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since 1997 | by maryann johanson

female villains we love to hate

If you’re not all that familiar with the story of The Golden Compass, you may not know that the character Nicole Kidman plays, Mrs. Coulter, is the villain of the piece. Female bad guys — alas that “bad girls” does not have the same connotation of treachery and vileness — are few and far between, but perhaps its their rarity that makes them so memorable when they do turn up. Here are some of my favorites:
• Kidman’s own Suzanne Stone in To Die For (1995): Her small-town girl takes ambition to extreme lengths in the pursuit of fame and fortune. Alternate title: Be Careful Who You Sleep With. [buy at Amazon]

• Meryl Streep’s Miranda Priestly in The Devil Wears Prada (2006): She whispers all her evil, forcing you to lean in to listen to here even when your inclination is to run as far away as possible. [read my review] [buy at Amazon]

• Margaret Hamilton’s Wicked Witch of the West in The Wizard of Oz (1939): She’ll get us, we little pretties, and our little dogs, too. Oh, her beautiful wickedness… [read my review] [buy at Amazon]

• the Alien queen in Aliens (1986): That bit where Ripley and Newt are running, running, running away and suddenly find themselves smack in the middle of the bitch’s egg nest? I have nightmares like that. [buy at Amazon]

• Louise Fletcher’s Nurse Ratched in One Flew Over the Cuckoo’s Nest (1975): The character’s name instantly became synonymous with creepy, scary, evil in female uniform. Not many villians, guy or gal, can claim such an honor. [read my review] [buy at Amazon]

• Lucille La Verne’s Queen in Snow White and the Seven Dwarfs (1937): The ur evil stepmother, she’s so powerful that she still haunts our collective subconscious 70 years later. read my review] [buy at Amazon]

• Kathy Bates’ Annie Wilkes in Misery (1990): Her refusal to use even the mildest swear words would be pretty funny if it weren’t matched by an equal and opposite proclivity for some of the most cruel nastiness film has ever seen. (Interesting, too, that she’s another nurse, preying men when they’re most vulnerable.) [read my review] [buy at Amazon]

• Judith Anderson’s Mrs. Danvers in Rebecca (1940): Creepy housekeeper! And creepily overprotective of her master. Makes you wonder who’s really in charge in that house. [read my review] [buy at Amazon]

• Faye Dunaway’s Joan Crawford in Mommie Dearest: She ruined the reputation of wire hangers, and what did they ever do to her? [buy at Amazon]

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  • She’s not a grownup in the movie, but Patty McCormack’s performance as Rhoda Penmark in The Bad Seed (1956) was pretty damn chilling.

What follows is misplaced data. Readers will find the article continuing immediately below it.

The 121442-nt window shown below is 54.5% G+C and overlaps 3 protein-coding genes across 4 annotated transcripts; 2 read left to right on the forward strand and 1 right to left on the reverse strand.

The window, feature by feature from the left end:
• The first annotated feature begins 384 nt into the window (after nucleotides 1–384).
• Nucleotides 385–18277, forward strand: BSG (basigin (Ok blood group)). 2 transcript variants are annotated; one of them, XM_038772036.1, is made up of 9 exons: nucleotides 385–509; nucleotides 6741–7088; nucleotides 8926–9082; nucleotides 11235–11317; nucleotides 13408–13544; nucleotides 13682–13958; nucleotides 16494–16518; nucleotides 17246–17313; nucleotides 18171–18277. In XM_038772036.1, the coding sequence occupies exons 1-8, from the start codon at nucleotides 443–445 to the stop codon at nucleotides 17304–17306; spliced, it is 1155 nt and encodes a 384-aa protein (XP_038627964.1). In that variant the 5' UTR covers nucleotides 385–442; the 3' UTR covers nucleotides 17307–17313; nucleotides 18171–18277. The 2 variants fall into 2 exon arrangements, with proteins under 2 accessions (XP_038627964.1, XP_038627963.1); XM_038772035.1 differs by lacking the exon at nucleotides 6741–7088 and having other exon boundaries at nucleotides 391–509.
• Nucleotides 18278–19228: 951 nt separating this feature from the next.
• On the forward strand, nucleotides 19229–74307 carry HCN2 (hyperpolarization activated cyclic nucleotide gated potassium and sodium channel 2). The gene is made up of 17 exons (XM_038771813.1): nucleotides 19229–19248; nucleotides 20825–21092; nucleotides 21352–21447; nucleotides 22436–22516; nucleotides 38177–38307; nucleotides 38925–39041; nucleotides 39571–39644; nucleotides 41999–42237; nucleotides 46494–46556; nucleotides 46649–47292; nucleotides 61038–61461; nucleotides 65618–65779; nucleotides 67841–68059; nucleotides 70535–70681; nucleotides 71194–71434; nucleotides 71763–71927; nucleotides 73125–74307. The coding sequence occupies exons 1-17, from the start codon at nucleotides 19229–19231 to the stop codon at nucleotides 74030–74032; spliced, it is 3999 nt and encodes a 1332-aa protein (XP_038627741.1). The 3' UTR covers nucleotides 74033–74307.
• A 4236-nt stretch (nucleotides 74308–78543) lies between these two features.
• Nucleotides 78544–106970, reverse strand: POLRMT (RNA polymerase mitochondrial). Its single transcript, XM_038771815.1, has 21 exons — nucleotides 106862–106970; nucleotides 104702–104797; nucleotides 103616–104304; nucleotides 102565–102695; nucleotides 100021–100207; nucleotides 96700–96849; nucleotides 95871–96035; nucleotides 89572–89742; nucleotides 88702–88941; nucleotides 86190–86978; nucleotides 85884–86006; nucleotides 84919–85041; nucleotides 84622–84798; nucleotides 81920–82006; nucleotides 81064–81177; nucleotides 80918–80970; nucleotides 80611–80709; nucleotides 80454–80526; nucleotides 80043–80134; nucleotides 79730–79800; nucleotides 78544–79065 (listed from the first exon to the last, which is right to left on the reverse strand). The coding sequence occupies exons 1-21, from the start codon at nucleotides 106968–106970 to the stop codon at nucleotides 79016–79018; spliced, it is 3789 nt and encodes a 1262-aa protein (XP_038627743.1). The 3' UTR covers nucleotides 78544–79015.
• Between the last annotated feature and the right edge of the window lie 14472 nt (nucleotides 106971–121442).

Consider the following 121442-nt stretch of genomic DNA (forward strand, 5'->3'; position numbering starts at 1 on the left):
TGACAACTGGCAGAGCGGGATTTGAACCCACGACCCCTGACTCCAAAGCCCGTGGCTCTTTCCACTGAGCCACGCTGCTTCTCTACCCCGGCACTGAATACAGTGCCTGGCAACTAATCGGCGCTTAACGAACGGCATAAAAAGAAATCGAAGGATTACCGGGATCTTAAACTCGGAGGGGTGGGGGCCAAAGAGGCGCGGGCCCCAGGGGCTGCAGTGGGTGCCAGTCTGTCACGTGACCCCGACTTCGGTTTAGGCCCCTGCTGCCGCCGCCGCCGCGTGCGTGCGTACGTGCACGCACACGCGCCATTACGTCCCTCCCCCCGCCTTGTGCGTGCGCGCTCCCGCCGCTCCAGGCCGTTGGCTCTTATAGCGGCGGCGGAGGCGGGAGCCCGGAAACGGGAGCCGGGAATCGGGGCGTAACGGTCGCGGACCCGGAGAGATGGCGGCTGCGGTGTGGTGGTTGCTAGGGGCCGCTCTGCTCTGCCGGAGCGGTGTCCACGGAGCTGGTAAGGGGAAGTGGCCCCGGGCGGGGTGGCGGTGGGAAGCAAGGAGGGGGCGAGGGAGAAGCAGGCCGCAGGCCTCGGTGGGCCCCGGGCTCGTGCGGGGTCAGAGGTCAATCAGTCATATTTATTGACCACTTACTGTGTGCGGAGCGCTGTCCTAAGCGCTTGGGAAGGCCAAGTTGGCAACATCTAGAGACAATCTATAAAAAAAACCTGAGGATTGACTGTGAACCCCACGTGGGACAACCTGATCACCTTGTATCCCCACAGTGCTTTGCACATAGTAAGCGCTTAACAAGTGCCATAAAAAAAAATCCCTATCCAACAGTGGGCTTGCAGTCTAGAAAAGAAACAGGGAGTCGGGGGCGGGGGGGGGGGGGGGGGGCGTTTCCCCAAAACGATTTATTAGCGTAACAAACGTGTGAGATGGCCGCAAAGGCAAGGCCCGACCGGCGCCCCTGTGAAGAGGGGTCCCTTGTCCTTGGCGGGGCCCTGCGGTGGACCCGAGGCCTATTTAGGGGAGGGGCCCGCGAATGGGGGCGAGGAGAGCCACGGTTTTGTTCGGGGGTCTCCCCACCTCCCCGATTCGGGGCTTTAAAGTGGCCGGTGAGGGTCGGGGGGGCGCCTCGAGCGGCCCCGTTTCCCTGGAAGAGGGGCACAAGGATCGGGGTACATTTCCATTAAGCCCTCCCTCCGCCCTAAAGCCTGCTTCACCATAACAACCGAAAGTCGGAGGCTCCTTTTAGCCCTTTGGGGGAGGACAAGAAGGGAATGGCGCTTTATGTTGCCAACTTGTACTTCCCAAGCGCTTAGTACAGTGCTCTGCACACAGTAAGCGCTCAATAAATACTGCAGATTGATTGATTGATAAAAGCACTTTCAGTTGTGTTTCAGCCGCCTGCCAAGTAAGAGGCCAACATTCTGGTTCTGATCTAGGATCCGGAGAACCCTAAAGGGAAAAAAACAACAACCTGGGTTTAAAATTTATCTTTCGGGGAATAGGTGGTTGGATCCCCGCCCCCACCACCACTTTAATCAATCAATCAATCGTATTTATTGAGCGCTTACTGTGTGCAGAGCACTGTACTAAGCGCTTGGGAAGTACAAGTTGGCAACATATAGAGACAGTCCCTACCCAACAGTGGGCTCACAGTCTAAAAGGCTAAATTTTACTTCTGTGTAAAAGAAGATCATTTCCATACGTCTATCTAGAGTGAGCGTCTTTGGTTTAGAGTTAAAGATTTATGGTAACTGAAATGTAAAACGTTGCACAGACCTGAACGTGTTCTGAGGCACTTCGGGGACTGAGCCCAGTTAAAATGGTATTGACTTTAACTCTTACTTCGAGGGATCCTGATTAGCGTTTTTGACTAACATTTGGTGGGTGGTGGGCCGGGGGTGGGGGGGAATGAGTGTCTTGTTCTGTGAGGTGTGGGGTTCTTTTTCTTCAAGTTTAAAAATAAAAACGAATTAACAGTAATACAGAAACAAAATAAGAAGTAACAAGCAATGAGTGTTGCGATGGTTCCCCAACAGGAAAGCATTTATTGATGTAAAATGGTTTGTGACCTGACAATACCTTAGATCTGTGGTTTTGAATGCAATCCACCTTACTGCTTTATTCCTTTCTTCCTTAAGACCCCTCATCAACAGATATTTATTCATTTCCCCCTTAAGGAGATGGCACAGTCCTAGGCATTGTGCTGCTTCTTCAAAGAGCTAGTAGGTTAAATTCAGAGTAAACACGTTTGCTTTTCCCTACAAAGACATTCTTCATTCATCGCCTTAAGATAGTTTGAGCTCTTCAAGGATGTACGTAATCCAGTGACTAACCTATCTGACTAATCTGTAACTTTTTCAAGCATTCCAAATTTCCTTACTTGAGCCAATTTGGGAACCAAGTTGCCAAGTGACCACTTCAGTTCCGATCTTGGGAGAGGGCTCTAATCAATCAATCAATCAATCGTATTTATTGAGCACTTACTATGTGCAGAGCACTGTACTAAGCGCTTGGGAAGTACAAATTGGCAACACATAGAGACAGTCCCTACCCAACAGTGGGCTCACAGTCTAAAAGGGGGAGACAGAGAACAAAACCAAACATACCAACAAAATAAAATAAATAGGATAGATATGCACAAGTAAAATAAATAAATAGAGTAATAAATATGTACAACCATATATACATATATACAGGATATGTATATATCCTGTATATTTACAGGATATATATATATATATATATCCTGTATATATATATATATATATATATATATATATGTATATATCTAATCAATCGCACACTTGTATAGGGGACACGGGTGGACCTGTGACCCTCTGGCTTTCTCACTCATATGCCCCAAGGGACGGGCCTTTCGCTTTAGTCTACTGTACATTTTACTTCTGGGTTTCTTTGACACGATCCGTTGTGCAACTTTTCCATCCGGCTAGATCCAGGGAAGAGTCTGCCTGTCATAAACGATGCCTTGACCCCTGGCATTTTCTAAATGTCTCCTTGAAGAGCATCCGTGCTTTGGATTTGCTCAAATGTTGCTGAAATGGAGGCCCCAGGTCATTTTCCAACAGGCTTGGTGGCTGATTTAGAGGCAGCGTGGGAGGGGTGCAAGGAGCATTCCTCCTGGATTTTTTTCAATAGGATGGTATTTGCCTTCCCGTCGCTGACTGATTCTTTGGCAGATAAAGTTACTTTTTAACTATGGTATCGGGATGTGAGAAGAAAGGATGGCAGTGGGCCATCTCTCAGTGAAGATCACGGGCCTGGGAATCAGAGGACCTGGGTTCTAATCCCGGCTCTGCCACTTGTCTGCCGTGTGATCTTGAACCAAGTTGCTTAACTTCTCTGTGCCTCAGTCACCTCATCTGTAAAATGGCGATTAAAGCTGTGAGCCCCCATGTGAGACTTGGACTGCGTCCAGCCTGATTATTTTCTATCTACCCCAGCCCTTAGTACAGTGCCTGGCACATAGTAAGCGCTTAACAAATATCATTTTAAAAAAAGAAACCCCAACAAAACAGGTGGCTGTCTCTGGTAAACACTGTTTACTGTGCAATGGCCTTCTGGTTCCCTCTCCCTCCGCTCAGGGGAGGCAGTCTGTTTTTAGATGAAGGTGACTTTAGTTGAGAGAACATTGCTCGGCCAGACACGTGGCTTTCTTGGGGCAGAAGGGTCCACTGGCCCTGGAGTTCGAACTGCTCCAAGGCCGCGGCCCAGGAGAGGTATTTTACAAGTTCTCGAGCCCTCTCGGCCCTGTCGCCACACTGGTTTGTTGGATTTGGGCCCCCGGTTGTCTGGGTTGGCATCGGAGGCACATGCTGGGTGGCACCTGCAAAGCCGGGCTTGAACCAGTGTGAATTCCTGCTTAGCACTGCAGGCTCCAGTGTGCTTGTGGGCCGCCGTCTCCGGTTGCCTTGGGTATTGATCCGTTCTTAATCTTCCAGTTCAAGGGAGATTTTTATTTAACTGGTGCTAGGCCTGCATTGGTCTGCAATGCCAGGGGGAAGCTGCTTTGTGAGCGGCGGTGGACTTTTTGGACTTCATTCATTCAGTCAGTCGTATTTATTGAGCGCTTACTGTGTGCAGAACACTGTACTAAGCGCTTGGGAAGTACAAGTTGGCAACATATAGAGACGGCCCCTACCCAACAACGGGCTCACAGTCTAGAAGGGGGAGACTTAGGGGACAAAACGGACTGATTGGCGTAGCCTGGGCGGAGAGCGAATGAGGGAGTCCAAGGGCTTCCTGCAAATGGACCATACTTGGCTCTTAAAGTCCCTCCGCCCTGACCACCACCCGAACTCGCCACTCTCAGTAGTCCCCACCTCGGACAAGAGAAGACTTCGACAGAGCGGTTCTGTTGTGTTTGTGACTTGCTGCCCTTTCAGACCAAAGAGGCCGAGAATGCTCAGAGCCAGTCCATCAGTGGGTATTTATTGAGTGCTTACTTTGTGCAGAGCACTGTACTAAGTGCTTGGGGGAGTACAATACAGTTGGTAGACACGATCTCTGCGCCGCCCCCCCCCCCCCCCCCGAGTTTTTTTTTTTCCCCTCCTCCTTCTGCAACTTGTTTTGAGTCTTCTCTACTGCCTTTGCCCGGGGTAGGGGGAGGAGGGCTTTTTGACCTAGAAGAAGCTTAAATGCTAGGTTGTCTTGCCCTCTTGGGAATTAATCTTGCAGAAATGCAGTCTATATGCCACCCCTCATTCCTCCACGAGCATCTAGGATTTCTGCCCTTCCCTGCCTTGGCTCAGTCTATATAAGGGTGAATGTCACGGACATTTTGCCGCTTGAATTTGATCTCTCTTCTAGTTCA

And as long as you’re including crazies and not just mean women, what about Glenn Close’s Alex Forrest from Fatal Attraction?

  • bitchen frizzy

    Bette Davis as Jane Hudson in “Whatever Happened to Baby Jane?” immediately comes to mind for me.

  • bossy joe

    Linda Fiorentino in The Last Seduction is my fave…haven’t seen it in at least ten years, but it still sticks in my head.

  • Kate

    I realize she’s not the #1 baddie, more of a helpmeet to the big bad, but the nanny in “The Omen” comes to my mind! That starched white collar, perfectly straight part, and thin little smile….yikes.

  • You can’t leave out Cruella deVille. Maybe not a great movie, but a great villain!

    I’m not convinced that Meryl Streep was a villain. Maybe it’s just my own corporate background, but Meryl did such an excellent job of conveying the real human in the character that she didn’t feel evil to me; just demanding. Of course, incredibly demanding may seem evil if that’s your boss.

    Kidman was pretty good in Malice, too.

  • Johnny

    Natasha Henstridge in Species, I remember feeling mixed
    about this movie. She was hot, but yet she kills you after the sex. I think shes somebody I’d take my chances with regardless to the possibilities death by alien tentacle strangulation. I always thought maybe, just maybe I could convince her not to kill me.

  • amanohyo

    She might stand out because the movie itself is not so great, but the only Disney villain with a genuinely cool character design is Maleficent (played by Eleanor Audley). Every time I watched the movie as a child, I was hoping that she would kill that bland Prince and make a meal of Sleeping Beauty.

  • amanohyo

    Nausicaa’s Kushana was memorable for me as well. She’s about as badass as a princess can get.

  • JT

    More recently, I would add Imelda Staunton as Dolores Umbridge in Harry Potter and the Order of the Phoenix. I didn’t actually read a hard copy of the book, I listened to the audiobook.. and Stephen Fry would start Dolores’ sentences with a soft *ahem* *ahem* that gave me chills. I think Imelda Staunton captured that perfectly.

  • MaryAnn

    I never said this list was exhaustive. :->

    Yes, Staunton in *Order of the Phoenix* is awesome, and that one’s almost on DVD…

    you’re including crazies and not just mean women, what about Glenn Close’s Alex Forrest from Fatal Attraction?

    I freakin’ *hate* that movie…

  • When I look at this list, it seems that an inordinate number of classic Walt Disney films had an evil female villain. We didn’t even mention “Snow White”! Since most of us (and even many of our parents) grew up on Disney, what do you think the effect of all these evil women was on our tender psyches? Did Walt have an agenda? http://www.newyorker.com/archive/2005/12/19/051219fa_fact1

    this was the closest thing I could Google to an answer.

  • bitchen frizzy

    Walt’s agenda was to bring classic fairy tales and children’s stories to the big screen.

    He didn’t create the characters in those stories.

  • Mark

    Servalan, from Blake’s 7.

  • MBI

    God, I love Nicole Kidman in “To Die For.” She’s so good at communicating superficiality, and that’s not an insult, many great actors are incapable of it.

  • MaryAnn

    Servalan, absolutely. Unfortunately, B7 is not available on DVD in the States.

    Mark: You’re not my cousin Mark from the UK, are you? You sound exactly like him…

  • Mark

    Servalan, absolutely. Unfortunately, B7 is not available on DVD in the States.